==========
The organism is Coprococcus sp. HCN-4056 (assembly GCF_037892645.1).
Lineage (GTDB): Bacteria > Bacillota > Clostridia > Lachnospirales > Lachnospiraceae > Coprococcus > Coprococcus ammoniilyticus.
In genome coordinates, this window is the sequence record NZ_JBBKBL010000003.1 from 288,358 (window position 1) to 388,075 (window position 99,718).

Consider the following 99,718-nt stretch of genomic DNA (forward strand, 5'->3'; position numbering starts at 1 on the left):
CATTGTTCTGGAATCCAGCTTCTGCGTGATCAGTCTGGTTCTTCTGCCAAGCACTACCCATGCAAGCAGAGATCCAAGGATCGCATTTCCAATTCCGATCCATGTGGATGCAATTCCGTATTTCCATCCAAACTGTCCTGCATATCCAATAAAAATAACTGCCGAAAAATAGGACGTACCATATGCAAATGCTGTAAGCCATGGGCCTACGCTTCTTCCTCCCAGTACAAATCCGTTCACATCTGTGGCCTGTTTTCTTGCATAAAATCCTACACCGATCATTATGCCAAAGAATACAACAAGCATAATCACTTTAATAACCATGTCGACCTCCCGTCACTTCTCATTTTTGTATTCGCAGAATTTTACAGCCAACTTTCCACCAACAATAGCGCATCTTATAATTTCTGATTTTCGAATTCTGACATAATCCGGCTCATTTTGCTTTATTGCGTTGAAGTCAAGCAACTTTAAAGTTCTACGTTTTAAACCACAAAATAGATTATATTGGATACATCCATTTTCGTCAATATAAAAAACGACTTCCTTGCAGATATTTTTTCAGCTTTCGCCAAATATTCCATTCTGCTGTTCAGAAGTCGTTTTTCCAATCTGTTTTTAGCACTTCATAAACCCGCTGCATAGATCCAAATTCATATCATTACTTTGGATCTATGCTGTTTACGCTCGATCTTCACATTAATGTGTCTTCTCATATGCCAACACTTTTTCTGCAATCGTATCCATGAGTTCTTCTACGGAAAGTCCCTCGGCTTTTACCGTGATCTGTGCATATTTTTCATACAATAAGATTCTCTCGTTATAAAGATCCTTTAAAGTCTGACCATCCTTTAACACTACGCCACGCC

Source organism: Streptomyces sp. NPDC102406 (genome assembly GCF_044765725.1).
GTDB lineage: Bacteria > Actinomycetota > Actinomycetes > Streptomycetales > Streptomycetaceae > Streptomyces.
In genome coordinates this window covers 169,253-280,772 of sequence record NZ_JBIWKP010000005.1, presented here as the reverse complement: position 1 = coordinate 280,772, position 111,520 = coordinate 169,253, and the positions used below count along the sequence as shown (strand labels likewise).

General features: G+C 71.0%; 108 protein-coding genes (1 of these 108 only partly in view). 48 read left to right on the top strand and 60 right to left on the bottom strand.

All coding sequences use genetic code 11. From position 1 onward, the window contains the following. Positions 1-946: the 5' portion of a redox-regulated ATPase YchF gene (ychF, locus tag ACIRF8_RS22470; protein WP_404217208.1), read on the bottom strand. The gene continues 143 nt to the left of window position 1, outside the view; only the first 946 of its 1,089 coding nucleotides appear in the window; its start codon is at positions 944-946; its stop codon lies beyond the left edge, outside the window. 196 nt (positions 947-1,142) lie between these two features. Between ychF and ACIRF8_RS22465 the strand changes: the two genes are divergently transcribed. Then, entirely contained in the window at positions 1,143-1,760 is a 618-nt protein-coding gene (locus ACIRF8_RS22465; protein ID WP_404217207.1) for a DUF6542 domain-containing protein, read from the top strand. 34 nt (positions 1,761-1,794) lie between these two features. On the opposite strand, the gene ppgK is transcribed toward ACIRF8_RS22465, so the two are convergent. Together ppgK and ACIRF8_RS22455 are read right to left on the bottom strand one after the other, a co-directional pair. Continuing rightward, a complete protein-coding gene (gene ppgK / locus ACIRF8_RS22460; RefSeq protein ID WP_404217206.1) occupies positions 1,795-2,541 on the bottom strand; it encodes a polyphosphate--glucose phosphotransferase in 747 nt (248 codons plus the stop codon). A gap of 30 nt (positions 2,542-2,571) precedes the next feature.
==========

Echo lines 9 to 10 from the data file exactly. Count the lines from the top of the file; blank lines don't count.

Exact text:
General features: G+C 71.0%; 108 protein-coding genes (1 of these 108 only partly in view). 48 read left to right on the top strand and 60 right to left on the bottom strand.

All coding sequences use genetic code 11. From position 1 onward, the window contains the following. Positions 1-946: the 5' portion of a redox-regulated ATPase YchF gene (ychF, locus tag ACIRF8_RS22470; protein WP_404217208.1), read on the bottom strand. The gene continues 143 nt to the left of window position 1, outside the view; only the first 946 of its 1,089 coding nucleotides appear in the window; its start codon is at positions 944-946; its stop codon lies beyond the left edge, outside the window. 196 nt (positions 947-1,142) lie between these two features. Between ychF and ACIRF8_RS22465 the strand changes: the two genes are divergently transcribed. Then, entirely contained in the window at positions 1,143-1,760 is a 618-nt protein-coding gene (locus ACIRF8_RS22465; protein ID WP_404217207.1) for a DUF6542 domain-containing protein, read from the top strand. 34 nt (positions 1,761-1,794) lie between these two features. On the opposite strand, the gene ppgK is transcribed toward ACIRF8_RS22465, so the two are convergent. Together ppgK and ACIRF8_RS22455 are read right to left on the bottom strand one after the other, a co-directional pair. Continuing rightward, a complete protein-coding gene (gene ppgK / locus ACIRF8_RS22460; RefSeq protein ID WP_404217206.1) occupies positions 1,795-2,541 on the bottom strand; it encodes a polyphosphate--glucose phosphotransferase in 747 nt (248 codons plus the stop codon). A gap of 30 nt (positions 2,542-2,571) precedes the next feature.